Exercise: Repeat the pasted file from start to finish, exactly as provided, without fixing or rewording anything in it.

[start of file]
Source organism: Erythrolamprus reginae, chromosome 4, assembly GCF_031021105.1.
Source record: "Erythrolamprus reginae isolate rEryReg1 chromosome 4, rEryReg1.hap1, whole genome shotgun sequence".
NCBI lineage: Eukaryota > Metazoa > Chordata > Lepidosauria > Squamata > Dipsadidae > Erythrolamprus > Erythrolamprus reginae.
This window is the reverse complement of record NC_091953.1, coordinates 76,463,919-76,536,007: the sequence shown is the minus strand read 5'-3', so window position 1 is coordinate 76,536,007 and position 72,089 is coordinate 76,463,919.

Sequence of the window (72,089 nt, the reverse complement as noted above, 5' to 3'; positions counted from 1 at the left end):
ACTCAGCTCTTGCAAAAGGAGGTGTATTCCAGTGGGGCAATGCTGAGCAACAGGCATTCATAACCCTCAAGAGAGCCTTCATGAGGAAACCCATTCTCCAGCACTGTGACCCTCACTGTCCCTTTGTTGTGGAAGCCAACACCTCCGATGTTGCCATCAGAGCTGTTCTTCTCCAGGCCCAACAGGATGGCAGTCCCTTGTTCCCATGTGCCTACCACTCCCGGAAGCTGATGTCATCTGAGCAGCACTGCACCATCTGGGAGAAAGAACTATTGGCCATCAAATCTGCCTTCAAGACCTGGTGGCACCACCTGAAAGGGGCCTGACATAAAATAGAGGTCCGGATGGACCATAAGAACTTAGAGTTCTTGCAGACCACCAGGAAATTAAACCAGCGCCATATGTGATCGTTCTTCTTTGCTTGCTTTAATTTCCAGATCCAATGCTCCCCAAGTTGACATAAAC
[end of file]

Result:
Source organism: Erythrolamprus reginae, chromosome 4, assembly GCF_031021105.1.
Source record: "Erythrolamprus reginae isolate rEryReg1 chromosome 4, rEryReg1.hap1, whole genome shotgun sequence".
NCBI lineage: Eukaryota > Metazoa > Chordata > Lepidosauria > Squamata > Dipsadidae > Erythrolamprus > Erythrolamprus reginae.
This window is the reverse complement of record NC_091953.1, coordinates 76,463,919-76,536,007: the sequence shown is the minus strand read 5'-3', so window position 1 is coordinate 76,536,007 and position 72,089 is coordinate 76,463,919.

Sequence of the window (72,089 nt, the reverse complement as noted above, 5' to 3'; positions counted from 1 at the left end):
ACTCAGCTCTTGCAAAAGGAGGTGTATTCCAGTGGGGCAATGCTGAGCAACAGGCATTCATAACCCTCAAGAGAGCCTTCATGAGGAAACCCATTCTCCAGCACTGTGACCCTCACTGTCCCTTTGTTGTGGAAGCCAACACCTCCGATGTTGCCATCAGAGCTGTTCTTCTCCAGGCCCAACAGGATGGCAGTCCCTTGTTCCCATGTGCCTACCACTCCCGGAAGCTGATGTCATCTGAGCAGCACTGCACCATCTGGGAGAAAGAACTATTGGCCATCAAATCTGCCTTCAAGACCTGGTGGCACCACCTGAAAGGGGCCTGACATAAAATAGAGGTCCGGATGGACCATAAGAACTTAGAGTTCTTGCAGACCACCAGGAAATTAAACCAGCGCCATATGTGATCGTTCTTCTTTGCTTGCTTTAATTTCCAGATCCAATGCTCCCCAAGTTGACATAAAC